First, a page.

Default

    Quote Originally Posted by Curious George View Post
    The LT1 has "guide" plates, so you do not need self-aligning rockers. The 1.6's gave me a little bit of increased "pep", but not too much.
    I believe you will find the LT1 has self aligning rockers and the " guide" plates are only there to aid assembly at the factory.They are not hardened as regular guide plates are.

  4. #4
    Member TWISTERUP's Avatar
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    Corvette(s)
    1996 LT1 Coupe

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    I did the 1.6 "self aligning" rockers and LT4 springs. The LT1 springs are not at coil bind w/the 1.6s but I had read they would be "close" and I had over 70K miles at the time, so I replaced the springs also. The cam specs of the later LT1 and the LT4 were very close the main difference was the added valve lift w/the 1.6s on the LT4. It's said you pick up 15-20 hp...I didn't do a before and after "dyno test". I also did a "retune"... as was mentioned above. The rockers are a mod which IMO wake the LT1 up more so at higher revs...I'm glad I did it

  5. #5
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    Corvette(s)
    1993 Viper Red Coupe

    Default

    Thanks guys. I presume by"tune" you mean to dump the CPU by disconnecting the battery to force a fuel map and ignition relearn.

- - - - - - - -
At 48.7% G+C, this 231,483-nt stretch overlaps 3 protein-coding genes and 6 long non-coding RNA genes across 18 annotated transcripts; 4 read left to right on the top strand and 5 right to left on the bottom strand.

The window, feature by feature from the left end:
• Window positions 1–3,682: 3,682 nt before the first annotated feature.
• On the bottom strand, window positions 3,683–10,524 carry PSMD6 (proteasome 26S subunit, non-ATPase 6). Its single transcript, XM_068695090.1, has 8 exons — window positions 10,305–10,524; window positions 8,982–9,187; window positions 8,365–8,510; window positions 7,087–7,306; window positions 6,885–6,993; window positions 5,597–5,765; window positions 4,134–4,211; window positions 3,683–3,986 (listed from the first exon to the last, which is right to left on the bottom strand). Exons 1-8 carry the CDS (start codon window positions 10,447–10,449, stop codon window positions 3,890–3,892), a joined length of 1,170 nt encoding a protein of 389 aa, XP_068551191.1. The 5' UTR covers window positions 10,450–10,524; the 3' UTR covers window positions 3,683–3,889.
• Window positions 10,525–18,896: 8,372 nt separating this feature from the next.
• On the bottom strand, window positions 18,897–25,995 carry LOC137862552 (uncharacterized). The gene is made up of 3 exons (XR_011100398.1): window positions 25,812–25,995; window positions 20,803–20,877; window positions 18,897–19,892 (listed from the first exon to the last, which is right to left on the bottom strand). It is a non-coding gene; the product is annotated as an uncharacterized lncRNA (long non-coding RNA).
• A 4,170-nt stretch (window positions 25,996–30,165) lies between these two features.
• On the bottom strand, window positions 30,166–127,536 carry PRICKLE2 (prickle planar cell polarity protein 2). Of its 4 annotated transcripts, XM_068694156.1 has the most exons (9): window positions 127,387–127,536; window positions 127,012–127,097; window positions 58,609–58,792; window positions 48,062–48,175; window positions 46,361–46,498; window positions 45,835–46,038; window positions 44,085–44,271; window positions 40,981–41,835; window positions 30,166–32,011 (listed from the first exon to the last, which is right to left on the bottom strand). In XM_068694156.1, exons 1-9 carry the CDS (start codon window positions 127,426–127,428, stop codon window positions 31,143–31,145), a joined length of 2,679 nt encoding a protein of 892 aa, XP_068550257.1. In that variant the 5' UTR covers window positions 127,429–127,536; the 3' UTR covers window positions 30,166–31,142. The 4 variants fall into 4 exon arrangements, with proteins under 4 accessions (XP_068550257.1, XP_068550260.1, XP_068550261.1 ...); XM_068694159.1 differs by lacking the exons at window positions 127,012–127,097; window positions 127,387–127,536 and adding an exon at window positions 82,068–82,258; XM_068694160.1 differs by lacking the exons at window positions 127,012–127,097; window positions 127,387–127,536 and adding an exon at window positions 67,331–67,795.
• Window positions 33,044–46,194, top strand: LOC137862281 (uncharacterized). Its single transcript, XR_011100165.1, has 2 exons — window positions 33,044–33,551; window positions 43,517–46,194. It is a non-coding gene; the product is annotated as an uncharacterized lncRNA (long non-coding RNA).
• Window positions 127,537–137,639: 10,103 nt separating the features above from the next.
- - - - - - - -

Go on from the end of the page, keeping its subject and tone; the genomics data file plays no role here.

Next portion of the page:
6. #6
    Registered User
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    Corvette(s)
    1995 Bright Red Coupe, 1996 Black LT4 Coupe

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    Quote Originally Posted by vetteoz View Post
    I believe you will find the LT1 has self aligning rockers and the " guide" plates are only there to aid assembly at the factory.They are not hardened as regular guide plates are.
    I Agree.You need Self Aligning Ones.You'll wear out your push rods & Guide Plates. They both must be Hardened if you use Non-Self Aligning ones.
    15 H.P. Increase is Correct.


  7. #7
    Member TWISTERUP's Avatar
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    Corvette(s)
    1996 LT1 Coupe